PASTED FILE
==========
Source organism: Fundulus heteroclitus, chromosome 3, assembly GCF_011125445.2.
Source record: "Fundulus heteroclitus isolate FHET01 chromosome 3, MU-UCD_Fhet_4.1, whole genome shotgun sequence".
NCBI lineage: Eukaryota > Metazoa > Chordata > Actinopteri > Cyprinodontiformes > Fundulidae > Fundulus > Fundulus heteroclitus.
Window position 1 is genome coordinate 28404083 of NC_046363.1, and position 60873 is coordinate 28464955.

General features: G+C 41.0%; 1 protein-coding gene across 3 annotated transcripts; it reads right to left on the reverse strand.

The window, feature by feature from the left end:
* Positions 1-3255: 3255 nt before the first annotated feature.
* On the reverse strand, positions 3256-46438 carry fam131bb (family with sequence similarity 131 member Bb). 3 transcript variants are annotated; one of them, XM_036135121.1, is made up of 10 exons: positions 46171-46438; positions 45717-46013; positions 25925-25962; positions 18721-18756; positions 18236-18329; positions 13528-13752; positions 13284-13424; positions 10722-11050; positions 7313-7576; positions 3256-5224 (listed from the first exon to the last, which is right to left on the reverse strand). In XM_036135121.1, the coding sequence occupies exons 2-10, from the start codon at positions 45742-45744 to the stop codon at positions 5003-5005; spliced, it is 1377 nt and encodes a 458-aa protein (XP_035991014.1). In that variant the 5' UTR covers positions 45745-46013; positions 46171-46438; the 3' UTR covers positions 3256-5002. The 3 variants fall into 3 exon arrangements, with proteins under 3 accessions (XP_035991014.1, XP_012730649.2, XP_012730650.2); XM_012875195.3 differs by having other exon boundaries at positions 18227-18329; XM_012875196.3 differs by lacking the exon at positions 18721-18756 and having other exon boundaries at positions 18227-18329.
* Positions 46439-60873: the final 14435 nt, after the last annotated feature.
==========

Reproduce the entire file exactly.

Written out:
Source organism: Fundulus heteroclitus, chromosome 3, assembly GCF_011125445.2.
Source record: "Fundulus heteroclitus isolate FHET01 chromosome 3, MU-UCD_Fhet_4.1, whole genome shotgun sequence".
NCBI lineage: Eukaryota > Metazoa > Chordata > Actinopteri > Cyprinodontiformes > Fundulidae > Fundulus > Fundulus heteroclitus.
Window position 1 is genome coordinate 28404083 of NC_046363.1, and position 60873 is coordinate 28464955.

General features: G+C 41.0%; 1 protein-coding gene across 3 annotated transcripts; it reads right to left on the reverse strand.

The window, feature by feature from the left end:
* Positions 1-3255: 3255 nt before the first annotated feature.
* On the reverse strand, positions 3256-46438 carry fam131bb (family with sequence similarity 131 member Bb). 3 transcript variants are annotated; one of them, XM_036135121.1, is made up of 10 exons: positions 46171-46438; positions 45717-46013; positions 25925-25962; positions 18721-18756; positions 18236-18329; positions 13528-13752; positions 13284-13424; positions 10722-11050; positions 7313-7576; positions 3256-5224 (listed from the first exon to the last, which is right to left on the reverse strand). In XM_036135121.1, the coding sequence occupies exons 2-10, from the start codon at positions 45742-45744 to the stop codon at positions 5003-5005; spliced, it is 1377 nt and encodes a 458-aa protein (XP_035991014.1). In that variant the 5' UTR covers positions 45745-46013; positions 46171-46438; the 3' UTR covers positions 3256-5002. The 3 variants fall into 3 exon arrangements, with proteins under 3 accessions (XP_035991014.1, XP_012730649.2, XP_012730650.2); XM_012875195.3 differs by having other exon boundaries at positions 18227-18329; XM_012875196.3 differs by lacking the exon at positions 18721-18756 and having other exon boundaries at positions 18227-18329.
* Positions 46439-60873: the final 14435 nt, after the last annotated feature.